Working Paper Series no. 868: On the Choice of Central Counterparties in the EU

New regulations promote the role of Central Counter-Parties (CCPs) as insurers of counterparty risk to stabilize derivative markets. Focusing on the demand side, we investigate how pairs of dealers choose the CCP on which they clear a given transaction. We use transaction data on three main CDS indices and focus on major dealers who are members of the two EU CCPs. Descriptive analysis shows that dealers do not optimize their positions across CCPs. Then, we build and test a reduced form model of CCP's choice. Differences in transaction size, two indicators of CCP's robustness and activities, squared positions to account for dealers' risk aversion, and market volatility affect this choice, but not the collateral costs, proxied by the dealers' positions.

dealers agregate excess position from 2018q3 to 2020q3 in billion euros

The 2009 G-20 Pittsburgh summit has been pushing for profound changes in the organization of markets for derivatives to limit the complexity and opacity of contracts between financial institutions and to better control contagion effects. For that purpose, regulators mandated the use of Central Counter-Parties (CCPs) for transactions on major standardized derivatives. The main economic function of a CCP is to insure each party in a transaction against the default of its counterparty -the counterparty risk- during the whole life of the derivative contract. CCPs are thus called to play a crucial role to safeguard financial stability. Leaving aside political concerns, there is an economic debate regarding the appropriate level of competition for central clearing. Central clearing generates network effects and presents features of natural monopoly calling for a single CCP clearing similar assets. Furthermore, competition between CCPs could lead to a race to the bottom regarding their risk management practices, potentially generating instabilities. The benefits of a single CCP, however, may be outweighed by monopoly rents. Weighing the benefits and costs of competition between CCPs is not easy explaining why there is no unanimous regulatory doctrine between the US and the EU.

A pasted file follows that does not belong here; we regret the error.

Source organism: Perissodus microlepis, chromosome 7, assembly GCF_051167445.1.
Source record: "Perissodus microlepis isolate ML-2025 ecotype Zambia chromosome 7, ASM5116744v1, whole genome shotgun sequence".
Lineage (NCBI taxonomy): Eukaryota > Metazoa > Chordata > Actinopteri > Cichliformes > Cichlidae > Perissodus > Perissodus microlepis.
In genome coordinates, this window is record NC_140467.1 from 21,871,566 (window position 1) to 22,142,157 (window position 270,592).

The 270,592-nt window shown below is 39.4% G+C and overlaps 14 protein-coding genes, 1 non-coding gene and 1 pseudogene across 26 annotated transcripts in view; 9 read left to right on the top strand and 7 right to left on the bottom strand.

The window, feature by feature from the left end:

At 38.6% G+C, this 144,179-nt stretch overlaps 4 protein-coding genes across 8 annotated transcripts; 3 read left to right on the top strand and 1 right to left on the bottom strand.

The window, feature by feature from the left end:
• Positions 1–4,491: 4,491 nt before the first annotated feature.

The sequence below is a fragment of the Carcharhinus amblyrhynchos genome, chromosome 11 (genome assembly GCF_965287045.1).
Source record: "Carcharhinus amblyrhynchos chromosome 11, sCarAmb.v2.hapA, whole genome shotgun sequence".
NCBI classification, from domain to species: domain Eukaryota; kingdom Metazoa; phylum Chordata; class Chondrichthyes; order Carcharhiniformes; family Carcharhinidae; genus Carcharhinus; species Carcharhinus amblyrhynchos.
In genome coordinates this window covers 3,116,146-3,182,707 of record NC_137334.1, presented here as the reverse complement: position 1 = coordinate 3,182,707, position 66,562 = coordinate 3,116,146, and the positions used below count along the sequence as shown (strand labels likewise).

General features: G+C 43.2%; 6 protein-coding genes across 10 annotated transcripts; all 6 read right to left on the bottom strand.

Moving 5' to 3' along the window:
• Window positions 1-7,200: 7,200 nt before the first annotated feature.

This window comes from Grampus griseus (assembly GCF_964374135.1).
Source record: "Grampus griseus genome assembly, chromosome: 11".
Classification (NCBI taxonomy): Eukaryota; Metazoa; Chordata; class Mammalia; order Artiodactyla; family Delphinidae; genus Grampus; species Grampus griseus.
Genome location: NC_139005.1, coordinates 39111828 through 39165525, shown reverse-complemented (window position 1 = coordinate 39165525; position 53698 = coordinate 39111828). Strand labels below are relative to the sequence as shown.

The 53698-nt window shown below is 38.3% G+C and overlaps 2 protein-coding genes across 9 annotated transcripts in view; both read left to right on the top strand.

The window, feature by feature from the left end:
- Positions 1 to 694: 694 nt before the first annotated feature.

To shed light on the effect of the multiplicity of CCPs, we investigate how major EU dealers effectively choose the CCPs on which they clear their transactions. These dealers are members of the two EU CCPs clearing three main CDS indices and use them alternatively for clearing their transactions. We test whether their choice is influenced by CCPs' fees, the cost of exposure to the CCP, and the cost of collateral. These factors depend on the CCPs' risk management policies, in particular the setting of margins and contributions to the default fund and their adjustment to the market conditions. According to our results, the major dealers in our sample are not so much concerned with collateral costs but rather care about the soundness of the CCPs. This suggests CCPs have no incentives to engage in race-to-the-bottom policies to attract major dealers.

Our analysis uses transaction data reported under EMIR to Banque de France. The 12 dealers from the study are members of the two EU CCPs, LCH SA and ICE-EU, and all of them except one are major systemic institutions. When a pair of such dealers enters into a transaction, it must choose a CCP to clear it. Descriptive statistics highlight that the choice of CCP is segmented since a substantial proportion of dealers' pairs, around 35%, always choose to clear at a single CCP. They also indicate that dealers do not seem to optimize the additional cost of collateral stemming from clearing at two CCPs. A simple test of dealers' choice of CCP based on the sign of their positions shows that they do not seem to choose their CCP to decrease their position. Furthermore, as Figure 1 depicts, the current market structure with two CCPs generates up to €35bn more of dealers' positions in absolute value for the largest CDS index compared to a hypothetical market structure with a single CCP.

We build and estimate a reduced form model to investigate the determinants of the CCP's choice by dealers. The model assumes pairs' decisions result from an evaluation and comparison of the costs of clearing on each CCP. These costs fall into three categories: fees, the cost of exposure to the CCP, and the cost of collateral. Which CCP is chosen by a pair significantly depends on the size of the transaction being cleared, two indicators on the CCPs' robustness, the dealers' squared positions, and the volatility index. It does not relate to the buyer and seller's positions. The absence of significant relation between buyer or seller's positions and the choice of CCP suggests that collateral costs do not drive this latter.

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Working Paper Series no. 868: On the Choice of Central Counterparties in the EU
  • Published on 03/07/2022
  • 43 pages
  • EN
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Updated on: 03/07/2022 18:39